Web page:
Instead, we've got "police actions," "surgical strikes," "limited engagements," "tactical support operations," and a dozen other terms that presidents use when they wanna blow somebody up but they don't want the war actually declared by the people.

Presidents Reagan, Bush pere and Clinton all went to war numerous times, but didn't bother getting permission because -- well, because they probably couldn't have gotten permission. But Bush fils, it seems to me, could have rammed through a declaration of war on darn near anybody on Sept. 12. Where was the seven-minute speech? Where was the 134-word declaration?

Some people said, "Well, it's because this is a new kind of war." But that was shot down right away. The Congress had declared war in 1801 on the Barbary Coast pirates, who were plundering American ships and keeping Americans hostage. And Osama bin Laden had declared war on the United States back in 1996. Apparently he understands this stuff. He wrote a speech that is a formal declaration of war! So this is, in fact, not a new kind of war at all but a very old kind of war, more similar to our engagements with Indian tribes that massacred settlers than with anything in the 20th century.

It's almost like we don't want the Congress having this power. But the Constitution gives the power to Congress because the writers didn't trust executives. The executive was supposed to have just barely enough power to be efficient, but not so much that he could go off on tangents of his own. Presidents never really liked that. In 1801, Chief Justice John Marshall had to rule that Congress has "the whole power of war." In 1973, Justice Thurgood Marshall was dealing with the same issue, but he dealt with it briefly: "Nothing in the 172 years since those words [of John Marshall] were written alters that fundamental constitutional postulate."

Whenever anyone writes about this, they always quote the Constitution as saying, "Congress shall have the power to make war." Which is simple enough. But there are actually several other clauses in Article 1, Section 8, making it clear that ALL aspects of war are to be directed by the Congress. They don't just declare war and send the president off with a lance and a shield. They're empowered to tell him where to go, when to go there, and how to fight.

One of the weirder resolutions introduced in Congress after Sept. 11 came from Rep. Ron Paul of Texas, who authored the "Air Piracy Reprisal and Capture Act" and the "Marque and Reprisal Act." Both of those referred to the COMPLETE Constitutional passage about Congress' war-making powers, which goes as follows:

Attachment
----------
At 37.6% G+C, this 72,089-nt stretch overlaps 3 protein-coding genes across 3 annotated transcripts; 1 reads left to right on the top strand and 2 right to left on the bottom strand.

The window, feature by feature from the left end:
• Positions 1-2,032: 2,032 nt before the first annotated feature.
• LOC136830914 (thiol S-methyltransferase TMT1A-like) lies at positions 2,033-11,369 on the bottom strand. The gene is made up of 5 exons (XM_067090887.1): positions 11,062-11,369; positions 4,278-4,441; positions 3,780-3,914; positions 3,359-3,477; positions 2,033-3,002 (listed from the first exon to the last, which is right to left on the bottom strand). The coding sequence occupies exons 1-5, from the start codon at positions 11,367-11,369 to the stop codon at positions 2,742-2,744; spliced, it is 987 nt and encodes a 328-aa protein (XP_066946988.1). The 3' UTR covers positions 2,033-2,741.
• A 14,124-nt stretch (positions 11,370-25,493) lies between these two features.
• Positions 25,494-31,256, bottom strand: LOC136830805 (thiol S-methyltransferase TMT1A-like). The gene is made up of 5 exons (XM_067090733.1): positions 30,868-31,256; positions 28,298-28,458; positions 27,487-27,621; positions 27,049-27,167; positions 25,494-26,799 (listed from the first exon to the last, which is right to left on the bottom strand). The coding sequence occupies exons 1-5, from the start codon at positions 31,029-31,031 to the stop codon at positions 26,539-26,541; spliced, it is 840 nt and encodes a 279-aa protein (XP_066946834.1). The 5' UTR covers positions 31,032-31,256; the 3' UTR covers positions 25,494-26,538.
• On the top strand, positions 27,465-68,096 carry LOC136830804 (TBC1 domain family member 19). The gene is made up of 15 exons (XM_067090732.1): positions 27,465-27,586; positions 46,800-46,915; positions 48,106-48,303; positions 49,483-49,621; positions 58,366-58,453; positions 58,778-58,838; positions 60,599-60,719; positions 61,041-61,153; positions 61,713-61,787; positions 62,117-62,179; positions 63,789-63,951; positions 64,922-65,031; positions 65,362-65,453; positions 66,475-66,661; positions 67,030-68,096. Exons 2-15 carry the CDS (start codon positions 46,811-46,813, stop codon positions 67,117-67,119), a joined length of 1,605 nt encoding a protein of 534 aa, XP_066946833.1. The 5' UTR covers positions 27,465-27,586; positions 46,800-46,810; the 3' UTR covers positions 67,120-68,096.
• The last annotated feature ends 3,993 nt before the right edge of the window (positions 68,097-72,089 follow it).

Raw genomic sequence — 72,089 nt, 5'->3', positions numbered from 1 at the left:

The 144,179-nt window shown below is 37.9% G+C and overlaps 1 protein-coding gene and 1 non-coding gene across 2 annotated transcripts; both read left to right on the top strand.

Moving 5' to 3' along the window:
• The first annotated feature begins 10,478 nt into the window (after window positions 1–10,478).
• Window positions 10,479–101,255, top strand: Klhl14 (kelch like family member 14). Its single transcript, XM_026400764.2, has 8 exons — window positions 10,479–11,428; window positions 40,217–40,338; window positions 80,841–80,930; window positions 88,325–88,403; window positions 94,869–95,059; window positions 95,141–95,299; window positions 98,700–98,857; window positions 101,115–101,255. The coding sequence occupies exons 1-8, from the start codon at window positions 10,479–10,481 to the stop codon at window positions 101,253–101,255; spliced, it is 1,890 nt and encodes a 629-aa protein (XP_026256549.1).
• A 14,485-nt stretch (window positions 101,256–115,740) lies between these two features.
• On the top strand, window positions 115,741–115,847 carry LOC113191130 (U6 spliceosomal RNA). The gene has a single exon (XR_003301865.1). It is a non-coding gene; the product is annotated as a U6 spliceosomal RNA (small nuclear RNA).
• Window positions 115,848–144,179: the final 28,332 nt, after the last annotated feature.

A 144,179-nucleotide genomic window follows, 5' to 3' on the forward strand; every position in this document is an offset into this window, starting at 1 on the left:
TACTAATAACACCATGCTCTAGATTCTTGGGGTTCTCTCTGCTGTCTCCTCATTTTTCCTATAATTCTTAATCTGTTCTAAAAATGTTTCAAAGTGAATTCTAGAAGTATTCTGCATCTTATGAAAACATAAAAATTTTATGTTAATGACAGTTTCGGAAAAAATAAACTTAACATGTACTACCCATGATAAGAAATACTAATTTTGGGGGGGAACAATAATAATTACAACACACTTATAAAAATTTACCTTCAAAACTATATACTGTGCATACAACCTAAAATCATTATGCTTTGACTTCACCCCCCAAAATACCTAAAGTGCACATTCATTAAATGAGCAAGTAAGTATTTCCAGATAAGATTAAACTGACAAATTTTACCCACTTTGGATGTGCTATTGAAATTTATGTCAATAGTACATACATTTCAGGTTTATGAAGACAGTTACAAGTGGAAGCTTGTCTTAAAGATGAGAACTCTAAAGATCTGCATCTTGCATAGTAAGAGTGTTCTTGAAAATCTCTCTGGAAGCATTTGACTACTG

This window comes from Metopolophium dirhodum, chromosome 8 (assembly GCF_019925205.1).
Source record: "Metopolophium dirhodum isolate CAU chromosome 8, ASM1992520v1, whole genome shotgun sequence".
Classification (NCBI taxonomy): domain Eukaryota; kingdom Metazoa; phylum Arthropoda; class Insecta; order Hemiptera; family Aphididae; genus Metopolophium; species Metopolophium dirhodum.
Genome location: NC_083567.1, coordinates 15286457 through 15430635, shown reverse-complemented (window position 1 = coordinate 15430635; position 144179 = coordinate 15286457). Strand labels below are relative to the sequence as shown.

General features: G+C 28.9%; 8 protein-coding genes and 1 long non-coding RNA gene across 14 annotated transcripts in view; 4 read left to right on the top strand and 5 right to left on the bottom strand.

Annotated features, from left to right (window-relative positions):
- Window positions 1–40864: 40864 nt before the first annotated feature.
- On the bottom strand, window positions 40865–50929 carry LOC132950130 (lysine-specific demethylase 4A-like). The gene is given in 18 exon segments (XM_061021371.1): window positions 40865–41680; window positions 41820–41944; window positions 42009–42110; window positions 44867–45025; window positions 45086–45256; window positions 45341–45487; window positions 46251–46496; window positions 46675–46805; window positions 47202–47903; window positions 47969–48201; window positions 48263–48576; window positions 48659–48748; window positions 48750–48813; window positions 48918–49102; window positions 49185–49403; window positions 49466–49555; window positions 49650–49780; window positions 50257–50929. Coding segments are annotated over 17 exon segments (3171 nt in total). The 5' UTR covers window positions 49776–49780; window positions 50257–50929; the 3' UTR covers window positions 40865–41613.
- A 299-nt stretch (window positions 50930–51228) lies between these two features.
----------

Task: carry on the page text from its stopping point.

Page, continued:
"[Congress shall have the power] to define and punish piracies and felonies committed on the high seas, and offenses against the laws of nations;

"To make war, grant letters of Marque and Reprisal, and make rules concerning captures on Land and Water;

"To raise and support armies, but no appropriation of money to that use shall be for a longer term than two years;

"To provide and maintain a navy;

"To make rules for the government and regulation of the land and naval forces; . . ."

And then a bunch more stuff about the militia.

The Constitution also says the President is only allowed to act alone for a brief period, when he needs to "repel sudden attacks."

So Paul's idea was to add to the "high seas" part a piracy law that includes the airways, and then to authorize the president to grant letters of Marque and Reprisal.

If you haven't read any Joseph Conrad lately, then you may not remember what letters of Marque and Reprisal are. Letters of Marque and Reprisal were documents given to private ship's captains authorizing them to fight for America against the ships of the enemy. The last time they were used was in the Civil War, but I guess Paul wants to enlist an Air Force of private corporate jets or something and empower them to fly off and attack planes carrying al Qaida leaders.

This is what's so oddball about the modern Congress. They seem to know EVERYTHING about these obscure parts of the Constitution. They knew exactly what "high crimes and misdemeanors" meant -- lying about oral sex -- and will insist on their rights vis-à-vis the executive branch even when the whole country thinks they've gone a little dotty. But they're totally inept at reading the document as a whole, which says simply that, when war breaks out, THEY'RE IN CHARGE.

We did have one president who understood this. He was the first one. When he stood on the right bank of the Delaware with a battered freezing army, knowing that the British fleet was on its way to occupy Philadelphia, aware that his top general had just been captured in New Jersey, knowing that thousands of highly trained Hessian troops could pour across the river as soon as it froze and destroy the revolution forever, he was torn between the choices of going into winter quarters and essentially hiding from the enemy, retreating to Philadelphia to protect the capital, or taking a chance with a surprise attack on Trenton, N.J.

What did he do?

He consulted the Congress.

He not only consulted it during THAT most crucial of moments, but when he couldn't get in touch with it, he consulted whatever available Congressmen happened to be in the area. He consulted the Congress so often, and was disappointed so frequently by their failure to send him money or troops or food, that he sometimes became almost despairing. But he never went over the Congress' head. He believed, even to the end of his life, that if you beg, plead, argue and try to convince, and you repeatedly don't get what you want from the Congress, then you must acquiesce, because the people MUST be given what THEY want.

The Congress told him, by the way, to do whatever he thought necessary. He crossed the Delaware, surprised the Hessians, and turned the war around. And when it came time to write the Constitution, he was most vocal about limiting the power of the executive in war making, even though HE was the executive. With him it was a matter of honor.

How quaint.

Joe Bob Briggs writes a number of columns for UPI and may be contacted at or through his website at Snail mail: P.O. Box 2002, Dallas, Texas 75221.